|dc.description.abstract||Between 2002 and 2005, I examined spatial and temporal patterns in the hydrology, water chemistry, and algal nutrient-limitation status (N and/or P) in Delta Marsh, a 18,500-ha coastal lacustrine freshwater marsh on the south shore of Lake Manitoba, to determine the influence of surface water exchange with Lake Manitoba on these properties.
Daily and annual marsh water level changes were found to be highly correlated with those of the lake, during some of the highest and lowest long-term water levels in recorded history. The average magnitude of water level changes in the marsh ranged from to a few centimeters to half a meter, which is significant in shallow coastal wetlands systems like Delta Marsh where the average depths are ≤ 1 m.
In general, marsh sites located closest to the lake were influenced to the greatest degree by the flushing and dilution effect of the lake. Spatially, in connected sections of the marsh concentrations of dissolved inorganic and total N (DIN-N and TN), total reactive and total phosphorus (TRP-P and TP), dissolved organic carbon (DOC), chloride (Cl-), sulfate (SO4-), alkalinity and conductivity decreased with decreasing distance to Lake Manitoba.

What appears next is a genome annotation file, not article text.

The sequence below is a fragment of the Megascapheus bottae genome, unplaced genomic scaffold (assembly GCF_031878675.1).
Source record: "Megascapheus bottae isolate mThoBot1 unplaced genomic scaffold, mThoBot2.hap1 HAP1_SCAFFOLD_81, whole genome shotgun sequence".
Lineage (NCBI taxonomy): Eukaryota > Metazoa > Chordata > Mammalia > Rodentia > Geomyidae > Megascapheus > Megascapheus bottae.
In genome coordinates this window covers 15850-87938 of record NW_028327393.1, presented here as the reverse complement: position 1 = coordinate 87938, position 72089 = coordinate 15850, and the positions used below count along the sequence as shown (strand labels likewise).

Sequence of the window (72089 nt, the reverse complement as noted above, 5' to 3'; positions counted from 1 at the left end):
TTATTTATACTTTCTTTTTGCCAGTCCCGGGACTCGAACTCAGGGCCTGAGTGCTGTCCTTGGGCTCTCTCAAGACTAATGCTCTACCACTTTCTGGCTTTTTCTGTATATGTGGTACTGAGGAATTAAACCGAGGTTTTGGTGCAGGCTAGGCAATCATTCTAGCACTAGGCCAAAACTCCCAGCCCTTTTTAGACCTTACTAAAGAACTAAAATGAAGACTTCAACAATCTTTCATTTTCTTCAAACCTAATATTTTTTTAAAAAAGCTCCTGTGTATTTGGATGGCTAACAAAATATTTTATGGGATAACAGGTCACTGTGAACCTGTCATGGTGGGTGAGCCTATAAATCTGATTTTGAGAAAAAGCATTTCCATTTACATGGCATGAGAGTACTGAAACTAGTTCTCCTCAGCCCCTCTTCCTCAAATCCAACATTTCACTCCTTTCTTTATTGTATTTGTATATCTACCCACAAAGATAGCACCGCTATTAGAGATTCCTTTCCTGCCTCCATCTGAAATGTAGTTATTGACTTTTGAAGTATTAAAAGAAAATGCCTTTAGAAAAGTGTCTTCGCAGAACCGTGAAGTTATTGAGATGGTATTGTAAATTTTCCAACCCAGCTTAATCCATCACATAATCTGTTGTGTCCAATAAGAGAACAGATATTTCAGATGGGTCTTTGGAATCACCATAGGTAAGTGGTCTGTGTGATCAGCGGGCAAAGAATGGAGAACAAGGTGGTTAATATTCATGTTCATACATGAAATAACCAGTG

Regardless of east and west location and the distance of connected marsh sites from Lake Manitoba, annual variation in water level was the most significant predictor of differences in several water chemistry characteristics between sample sites including DIN-N, TN, TRP-P, TP, alkalinity, DOC, Cl-, SO4-, and conductivity. Annually, concentrations of DIN-N, TN, alkalinity, DOC, Cl-, SO4- and conductivity were negatively correlated with increasing water depth, and the spatial variation in the concentration of these water chemistry parameters also decreased with increasing water level.
Results of nutrient diffusing substrata bioassay experiments indicated that periphyton biomass in the marsh was predominately limited by N. The predominance of N limitation in Delta Marsh was found to be significantly negatively correlated with water column N concentrations, but not correlated with P concentrations. Collectively, this study illustrates the important role of lake connection and hydrological influence on the structure and function of adjoining coastal freshwater wetlands.||en_US
|dc.contributor.examiningcommittee||Robinson, Gordon (Biological Sciences) Markham, John(Biological Sciences) Hanson, Mark(Environment and Geography) Wilcox, Douglas(Environmental Science and Biology, SUNY College at Brockport)||en_US